Rethinking supply chains - a special issue

Centre for Operations and Supply Chain Research

Dr Gary Graham is a member of the Technology and Innovation Group (TIGr) and the Centre for Operations and Supply Chain Research (COSCR). His research focuses on the impact of the internet and digital technologies on supply chains, logistics and distribution operations. The below article was written for, and first appeared, on Taylor & Francis Online. The original article was written by the guest editors: Dr Gary Graham (Leeds University Business School), Dr Jagjit Singh Srai (University of Cambridge), Professor Samuel Fosso Wamba (Toulouse Business School), Patrick Hennelly (University of Cambridge) and editor Dr Stephen Childe (Plymouth University).

Rethinking supply chains - a special issue | Blog | Centres and institutes | University of Leeds

Production Planning & Control: The Management of Operations

Contribute to the special issue on rethinking supply chains in the age of digitalisation

The combination of new technologies, IT infrastructures and data analytics holds out an alluring possibility of a world in which the end-to-end supply chain is transformed – highly connected, flexible, efficient, resilient and truly responsive to customer needs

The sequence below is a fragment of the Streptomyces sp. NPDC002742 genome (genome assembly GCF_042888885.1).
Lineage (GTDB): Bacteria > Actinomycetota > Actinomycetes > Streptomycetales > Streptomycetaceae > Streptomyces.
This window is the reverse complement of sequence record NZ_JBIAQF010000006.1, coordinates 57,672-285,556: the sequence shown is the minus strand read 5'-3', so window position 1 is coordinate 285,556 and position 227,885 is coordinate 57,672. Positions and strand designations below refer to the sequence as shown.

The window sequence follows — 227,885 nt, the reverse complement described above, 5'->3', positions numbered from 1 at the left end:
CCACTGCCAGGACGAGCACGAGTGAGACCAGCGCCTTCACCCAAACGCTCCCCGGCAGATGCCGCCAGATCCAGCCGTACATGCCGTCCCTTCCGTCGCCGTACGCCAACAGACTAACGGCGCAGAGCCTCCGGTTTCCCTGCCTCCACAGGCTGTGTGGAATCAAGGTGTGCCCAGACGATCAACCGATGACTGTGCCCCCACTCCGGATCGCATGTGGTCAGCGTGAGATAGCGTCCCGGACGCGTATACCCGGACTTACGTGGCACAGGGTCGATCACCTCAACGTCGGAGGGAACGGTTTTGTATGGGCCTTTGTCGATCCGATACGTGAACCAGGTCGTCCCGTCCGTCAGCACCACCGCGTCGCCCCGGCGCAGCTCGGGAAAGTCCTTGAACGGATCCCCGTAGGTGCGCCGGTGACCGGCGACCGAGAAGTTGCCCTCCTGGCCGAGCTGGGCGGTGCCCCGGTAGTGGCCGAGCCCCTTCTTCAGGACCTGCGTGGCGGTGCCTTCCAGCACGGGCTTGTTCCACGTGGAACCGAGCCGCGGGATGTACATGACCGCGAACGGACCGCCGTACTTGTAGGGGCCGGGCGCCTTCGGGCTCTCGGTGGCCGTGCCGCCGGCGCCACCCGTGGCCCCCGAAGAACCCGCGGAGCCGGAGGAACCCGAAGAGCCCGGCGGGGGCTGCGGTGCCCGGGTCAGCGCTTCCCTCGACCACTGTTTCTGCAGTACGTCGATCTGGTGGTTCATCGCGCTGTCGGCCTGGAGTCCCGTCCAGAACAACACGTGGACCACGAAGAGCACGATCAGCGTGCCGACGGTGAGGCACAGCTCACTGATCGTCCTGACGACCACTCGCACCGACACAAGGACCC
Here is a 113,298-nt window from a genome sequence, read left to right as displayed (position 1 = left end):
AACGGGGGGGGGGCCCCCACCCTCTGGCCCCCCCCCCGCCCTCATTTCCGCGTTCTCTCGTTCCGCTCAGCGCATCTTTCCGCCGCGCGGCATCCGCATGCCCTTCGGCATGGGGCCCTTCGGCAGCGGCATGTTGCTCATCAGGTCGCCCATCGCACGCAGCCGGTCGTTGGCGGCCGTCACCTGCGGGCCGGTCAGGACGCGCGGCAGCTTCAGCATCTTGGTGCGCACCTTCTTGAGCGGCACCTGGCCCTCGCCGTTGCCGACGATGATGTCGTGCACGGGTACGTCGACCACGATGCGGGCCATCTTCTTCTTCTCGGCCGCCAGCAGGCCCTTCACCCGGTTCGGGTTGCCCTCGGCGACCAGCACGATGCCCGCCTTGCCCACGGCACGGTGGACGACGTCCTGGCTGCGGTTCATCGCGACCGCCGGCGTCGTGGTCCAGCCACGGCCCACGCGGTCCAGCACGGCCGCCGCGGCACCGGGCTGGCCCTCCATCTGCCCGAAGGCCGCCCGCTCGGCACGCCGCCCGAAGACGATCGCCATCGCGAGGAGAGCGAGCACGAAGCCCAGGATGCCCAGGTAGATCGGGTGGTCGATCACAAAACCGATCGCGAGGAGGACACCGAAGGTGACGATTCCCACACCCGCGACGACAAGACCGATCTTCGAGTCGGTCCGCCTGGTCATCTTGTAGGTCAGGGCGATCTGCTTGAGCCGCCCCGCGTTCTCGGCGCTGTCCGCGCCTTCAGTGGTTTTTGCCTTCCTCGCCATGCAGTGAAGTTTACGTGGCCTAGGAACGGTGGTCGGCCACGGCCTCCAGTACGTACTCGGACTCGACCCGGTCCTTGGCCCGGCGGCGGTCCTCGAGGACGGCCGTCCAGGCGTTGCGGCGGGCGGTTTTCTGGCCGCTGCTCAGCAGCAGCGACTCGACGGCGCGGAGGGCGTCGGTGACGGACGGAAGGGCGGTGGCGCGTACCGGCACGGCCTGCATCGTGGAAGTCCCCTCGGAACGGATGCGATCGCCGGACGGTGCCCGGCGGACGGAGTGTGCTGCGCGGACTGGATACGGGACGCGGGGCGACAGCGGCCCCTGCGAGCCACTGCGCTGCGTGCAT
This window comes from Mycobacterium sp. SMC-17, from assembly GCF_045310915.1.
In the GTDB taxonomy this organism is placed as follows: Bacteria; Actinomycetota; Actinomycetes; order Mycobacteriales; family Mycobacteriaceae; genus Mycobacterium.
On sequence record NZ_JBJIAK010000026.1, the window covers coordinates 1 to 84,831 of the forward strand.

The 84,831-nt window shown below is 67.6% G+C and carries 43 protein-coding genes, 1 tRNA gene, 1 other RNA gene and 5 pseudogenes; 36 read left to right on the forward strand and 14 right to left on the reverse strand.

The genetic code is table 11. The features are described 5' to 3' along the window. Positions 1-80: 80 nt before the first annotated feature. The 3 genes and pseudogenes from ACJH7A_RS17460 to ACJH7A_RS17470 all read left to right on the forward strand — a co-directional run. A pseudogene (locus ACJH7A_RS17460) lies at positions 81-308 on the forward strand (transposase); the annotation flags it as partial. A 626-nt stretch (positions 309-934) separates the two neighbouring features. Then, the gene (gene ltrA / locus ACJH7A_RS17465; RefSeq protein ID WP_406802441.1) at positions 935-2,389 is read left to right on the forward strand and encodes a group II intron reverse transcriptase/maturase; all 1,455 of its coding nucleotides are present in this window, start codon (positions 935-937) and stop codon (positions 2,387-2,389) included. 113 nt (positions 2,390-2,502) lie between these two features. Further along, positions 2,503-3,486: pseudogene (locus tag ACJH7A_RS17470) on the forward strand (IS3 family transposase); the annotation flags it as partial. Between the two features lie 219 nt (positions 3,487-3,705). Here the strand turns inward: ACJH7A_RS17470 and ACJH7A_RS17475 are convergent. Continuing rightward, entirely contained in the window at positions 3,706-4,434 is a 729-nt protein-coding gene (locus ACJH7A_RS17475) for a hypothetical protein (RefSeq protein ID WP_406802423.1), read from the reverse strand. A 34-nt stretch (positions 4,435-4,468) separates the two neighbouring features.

Spotlight on Dr Gary Graham, guest editor of the special issue

Why did you want to get involved as a guest editor of this special issue?

It’s a research topic which is now - it’s current and happening and it will be research that will have an impact on the future of manufacturing and industrial policy in the UK. The last 40 years of manufacturing has been based on global production chains or multi-domestic industrial activity, focused on "time-cost" compression. With the emergence of new technologies such as 3D printing-enabled (3DP), re-distributed manufacturing (RDM), smart cities, the internet of things (IOT), the cloud, and robotics, we are at the beginning of the emergence of the "time-value" era. The making and execution of production in this era will be done within the city and urban boundary. For instance, in Detroit, car companies are freelancing production capacity to local, independent maker spaces. Additionally, in the car industry the big automobile manufacturers are evolving from being primarily designers and producers of motor vehicles, to a new era of electric mobility service providers, with a core capability being that of service innovation.

Who should submit their research to this special issue?